TobinHatesYou wrote:
Thu Sep 19, 2019 2:22 am
jfranci3 wrote:
Thu Sep 19, 2019 1:58 am
Does it say that somewhere? I'd assume this would be used for fact-checking the cadence. The torque measure at the pedal is basically a digital scale. The mechanical advantage shouldn't matter. Maybe it's used to cancel out some vibration or oppisitie side crossplay.

I guess what needs to be calculated is linear strain -> torque and angular velocity -> linear velocity.
That doesn’t sound right. Torque is strain. Cadence just gives you the frequency. Actual travel doesn’t matter. Now a pedal needs to know strain at multiple axis because a lot of input won’t make it to the crank and you can apply tq off axis that will make it to the crank. Maybe the cadence is more important to know the exact crank angle detail to know what’s making it way to the chain.

GothicCastle
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Joined: Mon Jul 04, 2016 1:52 am

by GothicCastle

jfranci3 wrote:
Thu Sep 19, 2019 3:34 am

That doesn’t sound right. Torque is strain. Cadence just gives you the frequency. Actual travel doesn’t matter. Now a pedal needs to know strain at multiple axis because a lot of input won’t make it to the crank and you can apply tq off axis that will make it to the crank. Maybe the cadence is more important to know the exact crank angle detail to know what’s making it way to the chain.
Unless I'm not understanding you, torque (strain gauge output) is not power. The pedals want to output a power measurement, which is a measure of work. Work is a calculation of torque and some kind of rotation, like cadence or forward velocity.

If the vectors just gave you the output of the strain gauges, you'd be seeing something line newton meters, rather than Watts.

As you mentioned, knowing the pedal's position in space lets Garmin do interesting things like show pedaling smoothness.

kevinw
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Joined: Fri Jan 25, 2019 3:49 pm

by kevinw

The pedals actually measure just force but it needs to know torque (and cadence) to calculate power.

Torque = Force x Distance

In this case Force is measured by the pedals using strain gauges and distance is the crank length. So crank lenth is important with regards to power output.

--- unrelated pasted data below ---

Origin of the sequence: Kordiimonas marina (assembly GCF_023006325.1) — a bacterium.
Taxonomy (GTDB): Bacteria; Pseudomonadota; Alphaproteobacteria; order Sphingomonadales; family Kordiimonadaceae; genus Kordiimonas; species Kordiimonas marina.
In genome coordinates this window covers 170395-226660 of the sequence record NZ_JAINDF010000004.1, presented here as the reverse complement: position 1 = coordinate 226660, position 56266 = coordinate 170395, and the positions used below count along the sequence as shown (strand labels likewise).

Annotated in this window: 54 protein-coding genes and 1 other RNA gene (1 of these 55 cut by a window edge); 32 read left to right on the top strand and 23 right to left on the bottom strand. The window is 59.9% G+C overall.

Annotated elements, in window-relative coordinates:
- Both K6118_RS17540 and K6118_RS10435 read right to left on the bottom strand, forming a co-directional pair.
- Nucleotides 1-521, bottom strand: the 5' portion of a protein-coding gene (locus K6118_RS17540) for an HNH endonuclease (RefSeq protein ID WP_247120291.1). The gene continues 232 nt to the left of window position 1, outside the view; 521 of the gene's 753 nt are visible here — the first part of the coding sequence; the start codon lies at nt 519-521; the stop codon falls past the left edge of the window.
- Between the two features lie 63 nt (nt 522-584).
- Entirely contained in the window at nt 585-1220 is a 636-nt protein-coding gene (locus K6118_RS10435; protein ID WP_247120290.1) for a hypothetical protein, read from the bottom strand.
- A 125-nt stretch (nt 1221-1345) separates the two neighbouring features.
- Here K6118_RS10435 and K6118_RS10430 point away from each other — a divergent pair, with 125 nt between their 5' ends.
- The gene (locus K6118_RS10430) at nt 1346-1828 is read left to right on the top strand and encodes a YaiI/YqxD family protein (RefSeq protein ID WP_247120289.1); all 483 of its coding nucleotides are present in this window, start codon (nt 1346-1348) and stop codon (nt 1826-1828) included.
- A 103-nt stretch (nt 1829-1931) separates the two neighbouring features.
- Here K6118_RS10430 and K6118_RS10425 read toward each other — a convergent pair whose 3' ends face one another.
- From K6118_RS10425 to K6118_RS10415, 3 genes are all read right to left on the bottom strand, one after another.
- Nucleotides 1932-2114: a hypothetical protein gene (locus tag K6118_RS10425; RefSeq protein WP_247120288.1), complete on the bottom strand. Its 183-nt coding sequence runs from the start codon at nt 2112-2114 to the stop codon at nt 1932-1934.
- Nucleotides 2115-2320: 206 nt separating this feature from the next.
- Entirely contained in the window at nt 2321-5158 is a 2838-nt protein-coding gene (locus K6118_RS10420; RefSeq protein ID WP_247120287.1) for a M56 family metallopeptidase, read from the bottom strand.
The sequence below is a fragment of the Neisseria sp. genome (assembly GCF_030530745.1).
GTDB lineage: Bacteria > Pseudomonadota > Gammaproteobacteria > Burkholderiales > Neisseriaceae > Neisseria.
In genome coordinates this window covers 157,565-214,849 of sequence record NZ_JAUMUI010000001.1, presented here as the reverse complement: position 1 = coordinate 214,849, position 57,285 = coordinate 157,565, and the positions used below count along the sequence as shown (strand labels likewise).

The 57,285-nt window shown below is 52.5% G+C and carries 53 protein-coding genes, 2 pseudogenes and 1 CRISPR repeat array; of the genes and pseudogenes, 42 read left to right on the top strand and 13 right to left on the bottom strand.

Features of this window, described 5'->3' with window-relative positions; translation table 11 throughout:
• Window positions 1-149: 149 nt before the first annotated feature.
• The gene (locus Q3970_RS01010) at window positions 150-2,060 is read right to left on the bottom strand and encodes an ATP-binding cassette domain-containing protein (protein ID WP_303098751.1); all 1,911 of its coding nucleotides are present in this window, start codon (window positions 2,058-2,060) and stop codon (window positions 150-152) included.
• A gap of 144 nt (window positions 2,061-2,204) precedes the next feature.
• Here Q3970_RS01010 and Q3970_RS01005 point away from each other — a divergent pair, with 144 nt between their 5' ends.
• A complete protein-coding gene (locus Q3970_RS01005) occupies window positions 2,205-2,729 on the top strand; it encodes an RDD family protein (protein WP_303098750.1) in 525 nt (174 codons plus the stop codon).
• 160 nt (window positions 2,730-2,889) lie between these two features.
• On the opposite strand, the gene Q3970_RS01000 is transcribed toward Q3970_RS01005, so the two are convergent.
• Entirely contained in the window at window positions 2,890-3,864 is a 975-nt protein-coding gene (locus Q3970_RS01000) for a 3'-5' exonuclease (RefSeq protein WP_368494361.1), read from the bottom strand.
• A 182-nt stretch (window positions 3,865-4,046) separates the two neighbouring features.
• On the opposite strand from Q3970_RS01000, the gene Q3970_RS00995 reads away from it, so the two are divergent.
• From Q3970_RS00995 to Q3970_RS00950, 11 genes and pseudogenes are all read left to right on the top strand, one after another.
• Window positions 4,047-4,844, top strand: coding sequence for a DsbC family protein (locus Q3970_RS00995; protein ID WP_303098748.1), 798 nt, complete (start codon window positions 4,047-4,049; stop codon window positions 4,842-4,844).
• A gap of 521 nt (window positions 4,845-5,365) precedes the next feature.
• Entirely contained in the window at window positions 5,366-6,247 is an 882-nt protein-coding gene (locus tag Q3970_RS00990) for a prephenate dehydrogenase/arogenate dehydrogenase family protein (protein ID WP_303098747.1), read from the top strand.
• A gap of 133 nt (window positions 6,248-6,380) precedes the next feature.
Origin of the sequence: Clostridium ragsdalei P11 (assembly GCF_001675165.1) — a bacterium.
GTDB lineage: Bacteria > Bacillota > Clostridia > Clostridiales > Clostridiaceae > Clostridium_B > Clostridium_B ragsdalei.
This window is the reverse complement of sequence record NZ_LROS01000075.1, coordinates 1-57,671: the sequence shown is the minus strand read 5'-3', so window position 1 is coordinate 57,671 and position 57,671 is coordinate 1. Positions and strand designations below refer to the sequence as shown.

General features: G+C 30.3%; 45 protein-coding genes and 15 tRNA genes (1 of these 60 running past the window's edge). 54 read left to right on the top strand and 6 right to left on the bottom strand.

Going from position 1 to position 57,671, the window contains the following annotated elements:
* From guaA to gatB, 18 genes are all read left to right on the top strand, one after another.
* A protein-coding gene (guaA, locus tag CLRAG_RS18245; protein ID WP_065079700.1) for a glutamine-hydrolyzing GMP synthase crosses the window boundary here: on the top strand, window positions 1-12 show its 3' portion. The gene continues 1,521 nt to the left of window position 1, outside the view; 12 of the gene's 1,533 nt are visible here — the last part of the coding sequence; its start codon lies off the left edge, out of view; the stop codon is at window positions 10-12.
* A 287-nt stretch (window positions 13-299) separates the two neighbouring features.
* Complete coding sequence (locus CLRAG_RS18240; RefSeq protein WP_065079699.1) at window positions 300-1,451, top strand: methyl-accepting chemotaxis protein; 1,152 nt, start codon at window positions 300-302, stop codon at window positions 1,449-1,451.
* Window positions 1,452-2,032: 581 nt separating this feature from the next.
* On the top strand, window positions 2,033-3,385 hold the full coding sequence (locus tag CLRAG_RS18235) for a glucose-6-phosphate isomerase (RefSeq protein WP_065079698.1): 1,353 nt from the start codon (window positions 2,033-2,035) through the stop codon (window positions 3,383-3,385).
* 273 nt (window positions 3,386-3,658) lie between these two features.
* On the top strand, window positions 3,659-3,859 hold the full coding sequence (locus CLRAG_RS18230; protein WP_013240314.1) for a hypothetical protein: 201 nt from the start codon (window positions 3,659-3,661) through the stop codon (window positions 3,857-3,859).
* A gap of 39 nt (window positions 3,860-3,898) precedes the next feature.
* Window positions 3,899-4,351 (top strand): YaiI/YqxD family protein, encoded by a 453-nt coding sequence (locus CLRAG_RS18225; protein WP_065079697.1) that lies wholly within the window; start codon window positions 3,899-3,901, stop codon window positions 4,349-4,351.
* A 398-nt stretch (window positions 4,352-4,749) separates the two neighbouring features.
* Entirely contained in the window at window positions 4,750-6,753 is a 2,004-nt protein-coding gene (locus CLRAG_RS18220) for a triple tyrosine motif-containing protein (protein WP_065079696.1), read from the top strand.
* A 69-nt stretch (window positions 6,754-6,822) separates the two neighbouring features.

Where I think the confusion above comes from is that it does seem counter-intiutive that you can exert the same force on the pedals for the same lenth of time (same cadence) but be doing less work with the shorter crank - but this is actually the case.

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cyclespeed
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by cyclespeed

Power = torque x cadence

The Garmin 3S measures force at the pedal (and cadence), not torque.

To go from force to torque, you need a length unit (in metres), therefore crank length is essential.

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cyclespeed
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by cyclespeed

Thanks, Kevin, we just posted pretty much the same answer.

If Force is 50 Newtons and cadence is 100, then a 175mm crank makes more power than a 170mm.

This is because the Force is being exerted over a bigger circle. Your foot/leg is doing more work, and therefore making more power.

The danger though is to simplistically think ´longer crank = more torque, more power = better', but it's not quite that simple.....

jfranci3
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by jfranci3

You’re right, distance not rate/rpm/cadence. My mistake.

TobinHatesYou
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by TobinHatesYou

So we pretty much went around in a circle back to my initial reply. :p

joejack951
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Location: Wilmington, DE

by joejack951

jfranci3 wrote:
Thu Sep 19, 2019 12:52 pm
You’re right, distance not rate/rpm/cadence. My mistake.
You're both right.

Image

Source: https://en.wikipedia.org/wiki/Torque

RocketRacing
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by RocketRacing

TobinHatesYou wrote:
Thu Sep 19, 2019 4:43 pm
So we pretty much went around in a circle back to my initial reply. :p
Yup.

For every 2.5mm of crank that your crank is shorter than your pedal/garmin thinks it is, there is about a 1.5% over reporting of power. And vice versa.

by Weenie